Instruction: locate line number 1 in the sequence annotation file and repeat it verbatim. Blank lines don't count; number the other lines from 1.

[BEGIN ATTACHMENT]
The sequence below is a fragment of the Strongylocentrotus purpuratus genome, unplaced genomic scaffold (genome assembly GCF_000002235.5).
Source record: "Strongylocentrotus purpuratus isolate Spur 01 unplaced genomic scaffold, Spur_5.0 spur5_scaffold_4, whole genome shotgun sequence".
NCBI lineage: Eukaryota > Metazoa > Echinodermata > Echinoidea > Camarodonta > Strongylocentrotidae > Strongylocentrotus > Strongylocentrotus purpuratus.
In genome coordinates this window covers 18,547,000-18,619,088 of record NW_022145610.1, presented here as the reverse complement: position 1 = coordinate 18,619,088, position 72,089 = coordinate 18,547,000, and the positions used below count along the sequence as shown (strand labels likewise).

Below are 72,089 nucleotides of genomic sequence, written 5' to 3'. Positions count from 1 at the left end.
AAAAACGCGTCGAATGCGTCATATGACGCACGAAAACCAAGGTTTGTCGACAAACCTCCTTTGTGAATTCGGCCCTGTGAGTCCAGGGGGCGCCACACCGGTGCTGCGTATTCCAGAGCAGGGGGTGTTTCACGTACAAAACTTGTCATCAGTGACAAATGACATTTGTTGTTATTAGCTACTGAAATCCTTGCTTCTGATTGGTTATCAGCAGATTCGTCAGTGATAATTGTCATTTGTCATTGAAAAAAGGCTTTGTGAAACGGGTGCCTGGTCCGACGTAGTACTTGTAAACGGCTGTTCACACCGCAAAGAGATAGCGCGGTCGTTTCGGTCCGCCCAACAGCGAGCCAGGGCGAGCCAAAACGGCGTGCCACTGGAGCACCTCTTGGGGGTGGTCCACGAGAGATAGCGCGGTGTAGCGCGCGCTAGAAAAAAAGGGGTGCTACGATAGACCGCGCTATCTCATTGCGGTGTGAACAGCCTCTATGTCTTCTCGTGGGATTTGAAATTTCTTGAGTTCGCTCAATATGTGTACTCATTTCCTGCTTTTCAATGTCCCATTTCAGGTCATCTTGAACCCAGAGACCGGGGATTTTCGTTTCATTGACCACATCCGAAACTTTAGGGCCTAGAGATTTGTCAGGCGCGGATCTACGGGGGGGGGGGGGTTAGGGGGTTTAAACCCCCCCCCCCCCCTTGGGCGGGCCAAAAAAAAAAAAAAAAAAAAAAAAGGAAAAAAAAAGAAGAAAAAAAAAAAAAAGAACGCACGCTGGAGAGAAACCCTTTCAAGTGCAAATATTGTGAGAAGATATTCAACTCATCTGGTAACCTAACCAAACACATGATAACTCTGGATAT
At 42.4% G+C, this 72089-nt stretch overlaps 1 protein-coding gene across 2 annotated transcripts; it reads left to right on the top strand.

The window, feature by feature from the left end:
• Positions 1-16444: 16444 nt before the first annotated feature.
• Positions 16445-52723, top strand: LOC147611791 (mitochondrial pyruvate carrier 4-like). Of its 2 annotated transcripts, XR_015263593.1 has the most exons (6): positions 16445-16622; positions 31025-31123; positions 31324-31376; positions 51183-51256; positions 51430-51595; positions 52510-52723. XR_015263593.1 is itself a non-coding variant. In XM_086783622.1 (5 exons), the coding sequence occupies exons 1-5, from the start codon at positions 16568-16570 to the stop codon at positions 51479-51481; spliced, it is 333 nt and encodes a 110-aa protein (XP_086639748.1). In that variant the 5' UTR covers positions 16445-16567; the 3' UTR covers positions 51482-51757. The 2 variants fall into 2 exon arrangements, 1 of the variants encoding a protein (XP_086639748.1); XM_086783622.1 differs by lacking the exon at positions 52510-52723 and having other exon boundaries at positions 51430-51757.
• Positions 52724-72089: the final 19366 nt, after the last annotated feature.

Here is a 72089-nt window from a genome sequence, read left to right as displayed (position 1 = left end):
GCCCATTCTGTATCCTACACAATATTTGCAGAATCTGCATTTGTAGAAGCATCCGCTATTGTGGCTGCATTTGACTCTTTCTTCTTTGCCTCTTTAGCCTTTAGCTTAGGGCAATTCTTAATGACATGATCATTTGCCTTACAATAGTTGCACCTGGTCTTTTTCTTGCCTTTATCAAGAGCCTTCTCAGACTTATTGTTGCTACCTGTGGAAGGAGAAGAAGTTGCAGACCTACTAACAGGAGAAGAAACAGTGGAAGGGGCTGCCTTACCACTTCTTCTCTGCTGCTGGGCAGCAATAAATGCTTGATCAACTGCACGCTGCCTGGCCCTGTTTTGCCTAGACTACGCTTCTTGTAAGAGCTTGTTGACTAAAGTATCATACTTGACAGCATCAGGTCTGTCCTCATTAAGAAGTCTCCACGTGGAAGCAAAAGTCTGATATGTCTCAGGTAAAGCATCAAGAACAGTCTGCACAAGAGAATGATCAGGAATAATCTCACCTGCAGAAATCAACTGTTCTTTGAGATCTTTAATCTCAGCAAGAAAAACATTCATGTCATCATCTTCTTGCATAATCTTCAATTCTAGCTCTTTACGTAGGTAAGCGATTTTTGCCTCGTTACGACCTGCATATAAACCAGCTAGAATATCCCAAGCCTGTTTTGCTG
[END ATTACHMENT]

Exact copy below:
The sequence below is a fragment of the Strongylocentrotus purpuratus genome, unplaced genomic scaffold (genome assembly GCF_000002235.5).